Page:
33. Qualitative evidence - link with ‘liveability’ • “They look horrible and messy. When you look at them they are disgusting” • Female, 25-40, Social class ABC1, Greenwich • “I go back and nobody’s emptied it, and because they haven’t emptied it, it then gets vandalised” • Female, 25-40, Social class ABC1, Greenwich • “I’ve seen it put out there [collection service] and come back home and there’s paper all over” • Male, 25-40, Social class ABC1, Greenwich • “Instead of having gaudy colours, I think they could have variants of the same colour like a subtle green • Male, 25-40, Social class ABC1, Greenwich • Source: Public Attitudes Towards Recycling and Waste Management, • Strategy Unit/MORI, 2002

  34. 4. Responsibility for Recycling

  35. Who should be responsible? Q Which three or four of the following, if any, do you think should be responsible for increasing levels of recycling? Local councils UK Government Companies who make products and packaging Supermarkets Individuals/General public Businesses in general/your place of work Schools EU Commission/Parliament Environmental groups Small shops Base: 1,300 residents aged 16+, face-to-face, in-home, London Western Riverside, October-November 2002, Waste Watch/MORI

  36. Responsibility for Waste (Continued)

  37. 5. Information and Awareness

  38. Q How well informed would you say you are about each of the following? % Informed % Not informed Net ±% +23 What the benefits of recycling are 36 59 What materials can and cannot be recycled in your area +4 45 49 What recycling services are provided in the local area -11 52 41 What types of recycled products you can buy -14 54 40 What happens to materials after they are collected -51 70 19 Campaigns/promotions in the local area -56 74 18 Base: 1,300 residents aged 16+, face-to-face, in-home, London Western Riverside, October-November 2002, Waste Watch/MORI Information available on recycling

  39. Information about what can and can’t be recycled Age 16-24 25-34 35-54 55-64 65+ Ethnicity White British Black Social class ABC1 C2DE Base: 1,300 residents aged 16+, face-to-face, in-home, London Western Riverside, October-November 2002, Waste Watch/MORI

  40. Information about what can and can’t be recycled Tenure Owner occupied Social rented Private-rented Level of recycling High + medium low Boroughs Lambeth H&F K&C Wandsworth Base: 1,300 residents aged 16+, face-to-face, in-home, London Western Riverside, October-November 2002, Waste Watch/MORI

  41. Information about recycling services locally Age 16-24 25-34 35-54 55-64 65+ Ethnicity White British Black Social class ABC1 C2DE Base: 1,300 residents aged 16+, face-to-face, in-home, London Western Riverside, October-November 2002, Waste Watch/MORI

  42. Information about recycling services locally Length of residency Under 2 years Over 2-10 years Over 10 years Level of recycling High + medium low Boroughs Lambeth H&F K&C Wandsworth Base: 1,300 residents aged 16+, face-to-face, in-home, London Western Riverside, October-November 2002, Waste Watch/MORI

  43. Awareness of what can be recycled Q To the best of your knowledge, which of the following things can and cannot be recycled in this area? Net ±% % Can % Can’t +85 Newspapers and magazines +84 Glass bottles and jars +54 Food and drink cans +52 Card/cardboard +50 Old clothes/shoes +21 Plastic bottles Fruit juice/milk cartons +6 Garden and kitchen organic rubbish +6 Base: 1,300 residents aged 16+, face-to-face, in-home, London Western Riverside, October-November 2002, Waste Watch

  44. Problems with information about composting • “I have only heard stories about composting but what I have heard is in the summer it really reeks and is covered in flies” • Female, 25-40, Social class C1C2, Greenwich • “People don’t know how to go about composting. I have no idea, you just put it in a bin and then what?” • Female, 25-40, Social class C1C2, Greenwich • “I was going to ask somebody if they knew what that little brown one was for because I don’t know” • Male, 30-45, Social class C1C2, Daventry • Source: Public Attitudes Towards Recycling and Waste Management, • Strategy Unit/MORI, 2002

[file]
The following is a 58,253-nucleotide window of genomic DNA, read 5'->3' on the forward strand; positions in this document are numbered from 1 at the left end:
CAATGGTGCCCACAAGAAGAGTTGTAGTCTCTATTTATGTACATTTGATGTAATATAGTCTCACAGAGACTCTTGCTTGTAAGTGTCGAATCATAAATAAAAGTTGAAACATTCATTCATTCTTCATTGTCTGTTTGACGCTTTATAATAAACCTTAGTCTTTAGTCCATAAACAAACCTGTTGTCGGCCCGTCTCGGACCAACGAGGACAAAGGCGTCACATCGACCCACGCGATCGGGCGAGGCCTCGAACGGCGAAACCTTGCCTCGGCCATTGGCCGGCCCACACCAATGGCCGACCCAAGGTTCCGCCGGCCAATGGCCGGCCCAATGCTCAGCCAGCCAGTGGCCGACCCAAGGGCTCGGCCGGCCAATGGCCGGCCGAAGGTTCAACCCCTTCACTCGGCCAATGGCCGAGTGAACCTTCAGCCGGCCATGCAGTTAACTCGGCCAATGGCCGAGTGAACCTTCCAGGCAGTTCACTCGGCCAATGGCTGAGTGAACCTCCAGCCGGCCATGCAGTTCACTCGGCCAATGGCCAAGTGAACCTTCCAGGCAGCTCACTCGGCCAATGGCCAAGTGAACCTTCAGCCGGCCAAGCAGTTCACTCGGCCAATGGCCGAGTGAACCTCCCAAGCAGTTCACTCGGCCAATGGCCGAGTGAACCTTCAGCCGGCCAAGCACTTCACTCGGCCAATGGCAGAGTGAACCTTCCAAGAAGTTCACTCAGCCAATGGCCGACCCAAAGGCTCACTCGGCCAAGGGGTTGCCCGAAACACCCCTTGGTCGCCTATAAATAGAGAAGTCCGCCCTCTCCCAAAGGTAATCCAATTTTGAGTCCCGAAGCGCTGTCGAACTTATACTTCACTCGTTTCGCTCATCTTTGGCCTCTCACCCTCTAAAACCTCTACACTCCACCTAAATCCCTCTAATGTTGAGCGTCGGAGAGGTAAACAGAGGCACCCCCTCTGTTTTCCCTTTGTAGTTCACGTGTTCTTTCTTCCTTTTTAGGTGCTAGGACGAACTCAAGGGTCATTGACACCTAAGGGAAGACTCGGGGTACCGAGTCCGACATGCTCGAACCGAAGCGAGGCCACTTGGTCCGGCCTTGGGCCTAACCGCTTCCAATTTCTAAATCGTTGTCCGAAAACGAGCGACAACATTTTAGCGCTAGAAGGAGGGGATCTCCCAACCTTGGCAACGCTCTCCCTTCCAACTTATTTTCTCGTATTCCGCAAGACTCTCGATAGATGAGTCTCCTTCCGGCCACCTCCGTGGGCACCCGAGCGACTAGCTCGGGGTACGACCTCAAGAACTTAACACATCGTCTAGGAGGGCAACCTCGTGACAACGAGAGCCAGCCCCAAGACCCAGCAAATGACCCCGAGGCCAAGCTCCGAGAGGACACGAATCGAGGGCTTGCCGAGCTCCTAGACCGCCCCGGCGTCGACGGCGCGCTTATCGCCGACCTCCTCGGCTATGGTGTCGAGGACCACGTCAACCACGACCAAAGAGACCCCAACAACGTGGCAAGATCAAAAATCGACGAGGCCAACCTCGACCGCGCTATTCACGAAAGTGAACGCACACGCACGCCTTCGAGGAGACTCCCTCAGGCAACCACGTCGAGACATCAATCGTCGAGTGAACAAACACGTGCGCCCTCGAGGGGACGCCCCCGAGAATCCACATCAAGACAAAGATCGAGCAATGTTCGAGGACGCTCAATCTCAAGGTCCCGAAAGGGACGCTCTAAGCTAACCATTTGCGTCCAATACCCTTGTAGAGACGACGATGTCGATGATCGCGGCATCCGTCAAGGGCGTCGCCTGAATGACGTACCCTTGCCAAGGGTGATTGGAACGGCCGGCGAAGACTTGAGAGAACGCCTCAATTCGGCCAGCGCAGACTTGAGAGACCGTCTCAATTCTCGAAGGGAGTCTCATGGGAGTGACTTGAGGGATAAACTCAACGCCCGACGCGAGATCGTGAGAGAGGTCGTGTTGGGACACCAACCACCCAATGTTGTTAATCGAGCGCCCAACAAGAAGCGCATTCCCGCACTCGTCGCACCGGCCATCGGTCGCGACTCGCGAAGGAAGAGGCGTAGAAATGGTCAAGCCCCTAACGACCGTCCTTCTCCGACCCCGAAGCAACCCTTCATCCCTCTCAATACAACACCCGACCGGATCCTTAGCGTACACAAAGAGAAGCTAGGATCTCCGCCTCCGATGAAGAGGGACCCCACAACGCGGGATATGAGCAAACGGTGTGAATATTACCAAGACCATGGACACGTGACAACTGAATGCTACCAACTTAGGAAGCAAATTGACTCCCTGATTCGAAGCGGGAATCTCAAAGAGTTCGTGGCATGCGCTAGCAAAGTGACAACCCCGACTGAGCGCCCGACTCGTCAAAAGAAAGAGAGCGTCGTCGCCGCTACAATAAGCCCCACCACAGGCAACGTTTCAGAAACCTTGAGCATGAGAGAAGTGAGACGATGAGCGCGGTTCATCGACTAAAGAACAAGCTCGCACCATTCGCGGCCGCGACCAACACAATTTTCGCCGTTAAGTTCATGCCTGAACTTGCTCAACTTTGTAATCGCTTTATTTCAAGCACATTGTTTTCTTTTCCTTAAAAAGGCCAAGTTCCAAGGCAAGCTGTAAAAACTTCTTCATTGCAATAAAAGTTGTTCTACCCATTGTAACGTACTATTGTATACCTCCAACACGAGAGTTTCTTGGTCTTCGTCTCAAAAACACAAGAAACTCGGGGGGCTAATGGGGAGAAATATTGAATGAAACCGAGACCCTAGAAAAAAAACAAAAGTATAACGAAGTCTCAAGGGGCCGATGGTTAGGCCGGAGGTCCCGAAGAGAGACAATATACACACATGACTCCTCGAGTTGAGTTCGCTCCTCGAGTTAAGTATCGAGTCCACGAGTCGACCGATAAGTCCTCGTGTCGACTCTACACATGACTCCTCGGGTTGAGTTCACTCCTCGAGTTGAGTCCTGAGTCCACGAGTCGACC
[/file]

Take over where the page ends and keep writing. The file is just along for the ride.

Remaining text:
45. Information required by residents Q I’d like you to tell me to what extent you agree or disagree with each statement. Net ±% % Agree % Disagree I need more information on what can and can’t be recycled +47 +23 I need to know more about the benefits of recycling I don’t know what recycling facilities are on offer in the area +8 Base: 1,300 residents aged 16+, face-to-face, in-home, London Western Riverside, October-November 2002, Waste Watch/MORI

  46. 6. The impact of social normalisation or “Peer Pressure”

  47. Demand for collective action • “Why should I bother, nobody else does” • Male, 35-50, Social class C2DE, Pendle • “everybody’s got to do a little bit for it make a big difference” • Male, 25-40, Social class ABC1, Greenwich • “What could motivate me to do more is to see that as a nation as a whole we are doing it” • Male, 25-40, Social class ABC1, Greenwich • Source: Public Attitudes Towards Recycling and Waste Management, • Strategy Unit/MORI, 2002

  48. Q What proportion of households in this area do you think recycle or compost? 11% Nobody (0%) 26% One in ten (10%) 17% Two in ten (20%) Mean 25% 14% Three in ten (30% 9% Four in ten (40%) 7% Five in ten (half) 3% Six in ten (60%) 3% Seven in ten (70%) 2% Eight in ten (80%) 1% Nine in ten (90%) Everyone (100%) *% Base: 1,300 residents aged 16+, face-to-face, in-home, London Western Riverside, October-November 2002, Waste Watch/MORI Do people think others around them recycle?

  49. Potential for social norms Q To what extent do you agree or disagree with the statement “I would recycle more if everyone else was doing it”? Don’t know Strongly disagree Strongly agree Tend to disagree Tend to agree Neither/nor Base: 1,300 residents aged 16+, face-to-face, in-home, London Western Riverside, October-November 2002, Waste Watch/ MORI

  50. Impact of social norms on recycling % none/one in ten % two-four in ten % five+ in ten High recyclers Medium recyclers Low recyclers Base: 1,300 residents aged 16+, face-to-face, in-home, London Western Riverside, October-November 2002, Waste Watch/MORI